In this major report, OHS Alert examines all the must-know work health and safety, workers' compensation and work-related COVID-19 developments from the fourth quarter of 2020, with highlights including a series of important legislative changes and near-record WHS fines.
An employer has been ordered to pay $120,000 in damages to an office worker who was injured while running to answer the phone, in a case highlighting the risks posed by systems requiring staff to rush.
Safe Work Australia has updated the model WHS Regulations and its guidance on the meaning of "person conducting a business or undertaking", while WHS provisions have been amended in NSW and South Australia, and the ACT has established a public register for reporting infringements by WHS licensees.
OHS Alert is taking a break for a few weeks, and we're leaving you with a list of our most popular articles from the last 12 months - a list dominated by our leading stories on managing the work-related risks of COVID-19, and high-profile court cases.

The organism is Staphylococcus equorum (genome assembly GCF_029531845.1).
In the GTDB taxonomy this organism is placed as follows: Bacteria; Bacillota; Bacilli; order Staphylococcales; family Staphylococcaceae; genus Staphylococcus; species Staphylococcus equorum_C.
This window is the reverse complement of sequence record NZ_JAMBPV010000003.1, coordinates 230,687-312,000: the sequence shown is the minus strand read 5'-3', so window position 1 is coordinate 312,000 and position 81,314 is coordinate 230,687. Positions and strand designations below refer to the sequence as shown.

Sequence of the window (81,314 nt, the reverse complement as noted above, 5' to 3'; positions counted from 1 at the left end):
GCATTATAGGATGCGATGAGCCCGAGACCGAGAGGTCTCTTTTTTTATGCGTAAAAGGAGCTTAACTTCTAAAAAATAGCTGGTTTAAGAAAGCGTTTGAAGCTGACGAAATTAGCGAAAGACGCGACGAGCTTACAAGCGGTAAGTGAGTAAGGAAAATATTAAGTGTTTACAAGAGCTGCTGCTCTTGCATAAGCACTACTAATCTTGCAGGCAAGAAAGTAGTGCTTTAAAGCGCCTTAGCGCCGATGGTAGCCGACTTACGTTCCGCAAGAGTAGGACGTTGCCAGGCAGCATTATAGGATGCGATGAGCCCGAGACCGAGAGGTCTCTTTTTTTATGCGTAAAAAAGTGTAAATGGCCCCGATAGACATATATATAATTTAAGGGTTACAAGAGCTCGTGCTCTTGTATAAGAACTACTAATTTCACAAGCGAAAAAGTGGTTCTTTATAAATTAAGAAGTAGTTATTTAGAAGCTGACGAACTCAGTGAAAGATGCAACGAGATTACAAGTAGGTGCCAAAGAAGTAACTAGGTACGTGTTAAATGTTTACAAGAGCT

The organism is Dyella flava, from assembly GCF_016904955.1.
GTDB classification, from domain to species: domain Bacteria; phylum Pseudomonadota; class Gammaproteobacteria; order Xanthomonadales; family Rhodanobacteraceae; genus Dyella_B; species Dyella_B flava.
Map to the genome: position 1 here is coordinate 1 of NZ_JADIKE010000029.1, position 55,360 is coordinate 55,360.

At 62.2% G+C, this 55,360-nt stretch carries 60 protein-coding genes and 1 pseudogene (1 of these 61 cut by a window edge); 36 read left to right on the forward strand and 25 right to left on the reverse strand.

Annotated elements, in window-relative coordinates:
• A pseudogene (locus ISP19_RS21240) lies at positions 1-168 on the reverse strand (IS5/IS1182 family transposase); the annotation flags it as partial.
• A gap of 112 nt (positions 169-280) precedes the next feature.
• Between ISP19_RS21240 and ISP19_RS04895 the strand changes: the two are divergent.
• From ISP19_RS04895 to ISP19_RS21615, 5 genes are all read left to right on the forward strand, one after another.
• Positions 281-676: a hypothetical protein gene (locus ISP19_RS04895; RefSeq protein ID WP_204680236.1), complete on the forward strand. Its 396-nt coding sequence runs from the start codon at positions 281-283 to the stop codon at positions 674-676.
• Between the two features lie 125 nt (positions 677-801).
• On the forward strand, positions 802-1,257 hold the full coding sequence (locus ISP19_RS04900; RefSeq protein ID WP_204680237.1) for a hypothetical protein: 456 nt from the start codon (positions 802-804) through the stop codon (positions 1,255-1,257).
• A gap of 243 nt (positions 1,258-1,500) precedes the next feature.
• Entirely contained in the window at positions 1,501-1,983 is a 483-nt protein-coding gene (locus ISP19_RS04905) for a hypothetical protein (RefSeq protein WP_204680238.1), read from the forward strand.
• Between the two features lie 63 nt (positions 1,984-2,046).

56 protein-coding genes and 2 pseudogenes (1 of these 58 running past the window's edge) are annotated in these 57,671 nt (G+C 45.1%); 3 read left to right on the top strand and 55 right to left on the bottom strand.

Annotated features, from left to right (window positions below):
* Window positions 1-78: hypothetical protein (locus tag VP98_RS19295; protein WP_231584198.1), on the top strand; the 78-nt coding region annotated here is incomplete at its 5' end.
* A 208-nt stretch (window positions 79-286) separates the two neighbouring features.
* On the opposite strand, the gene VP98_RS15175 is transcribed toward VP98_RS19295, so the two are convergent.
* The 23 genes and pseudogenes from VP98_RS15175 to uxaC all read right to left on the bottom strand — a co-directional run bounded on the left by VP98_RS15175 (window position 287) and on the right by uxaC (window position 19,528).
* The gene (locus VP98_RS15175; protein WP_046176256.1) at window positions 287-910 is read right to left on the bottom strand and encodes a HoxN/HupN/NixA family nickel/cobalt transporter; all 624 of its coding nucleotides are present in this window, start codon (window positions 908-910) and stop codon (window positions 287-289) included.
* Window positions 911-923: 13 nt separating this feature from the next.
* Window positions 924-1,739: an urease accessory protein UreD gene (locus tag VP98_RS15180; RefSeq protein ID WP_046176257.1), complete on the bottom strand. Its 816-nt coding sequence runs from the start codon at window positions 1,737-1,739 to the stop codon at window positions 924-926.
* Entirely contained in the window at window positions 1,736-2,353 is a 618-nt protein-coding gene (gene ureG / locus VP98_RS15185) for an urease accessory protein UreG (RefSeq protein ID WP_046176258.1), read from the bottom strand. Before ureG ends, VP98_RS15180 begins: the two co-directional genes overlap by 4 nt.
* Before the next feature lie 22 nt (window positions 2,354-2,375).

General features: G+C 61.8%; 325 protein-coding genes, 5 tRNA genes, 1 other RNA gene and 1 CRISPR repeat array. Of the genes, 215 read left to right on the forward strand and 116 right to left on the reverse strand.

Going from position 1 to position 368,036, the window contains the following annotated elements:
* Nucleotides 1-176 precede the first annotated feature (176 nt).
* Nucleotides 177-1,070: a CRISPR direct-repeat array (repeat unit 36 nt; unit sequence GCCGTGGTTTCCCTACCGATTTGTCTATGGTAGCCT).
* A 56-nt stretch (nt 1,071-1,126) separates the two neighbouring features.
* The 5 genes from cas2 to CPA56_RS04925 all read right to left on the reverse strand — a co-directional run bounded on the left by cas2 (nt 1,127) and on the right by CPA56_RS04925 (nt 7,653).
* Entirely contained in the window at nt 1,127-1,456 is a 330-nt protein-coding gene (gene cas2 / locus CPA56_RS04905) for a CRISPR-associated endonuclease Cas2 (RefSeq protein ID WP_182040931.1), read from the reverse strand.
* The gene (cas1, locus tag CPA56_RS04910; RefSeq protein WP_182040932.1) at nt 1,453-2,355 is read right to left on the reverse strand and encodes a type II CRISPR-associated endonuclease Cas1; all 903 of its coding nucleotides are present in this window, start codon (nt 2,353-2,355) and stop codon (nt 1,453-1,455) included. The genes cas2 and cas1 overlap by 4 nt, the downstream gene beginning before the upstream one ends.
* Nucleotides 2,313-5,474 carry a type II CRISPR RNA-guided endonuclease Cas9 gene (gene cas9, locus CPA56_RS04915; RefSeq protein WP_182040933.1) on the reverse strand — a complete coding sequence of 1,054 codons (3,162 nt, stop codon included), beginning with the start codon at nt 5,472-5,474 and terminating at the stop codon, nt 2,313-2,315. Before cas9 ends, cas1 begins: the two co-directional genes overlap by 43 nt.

A worker with serious strain and lifting injuries has been awarded $1.3 million in damages, with a court finding his employer, a major joint-venture company, could have prevented the risks through simple precautions, including one involving a $400 spend.
An employer that responded sluggishly to a series of improvement notices and then failed to preserve the scene of a serious incident, resulting in head-crush injuries, has been handed multiple workplace safety fines. Meanwhile, a WHS regulator has expressed disappointment at the results of a follow-up blitz.
This article examines all the must-know workplace safety, workers' compensation and COVID-19 developments from July, August and September 2020, with highlights including a new WHS Code for the pandemic, the Dreamworld judgment, a record double-fatality fine and gross negligence cases.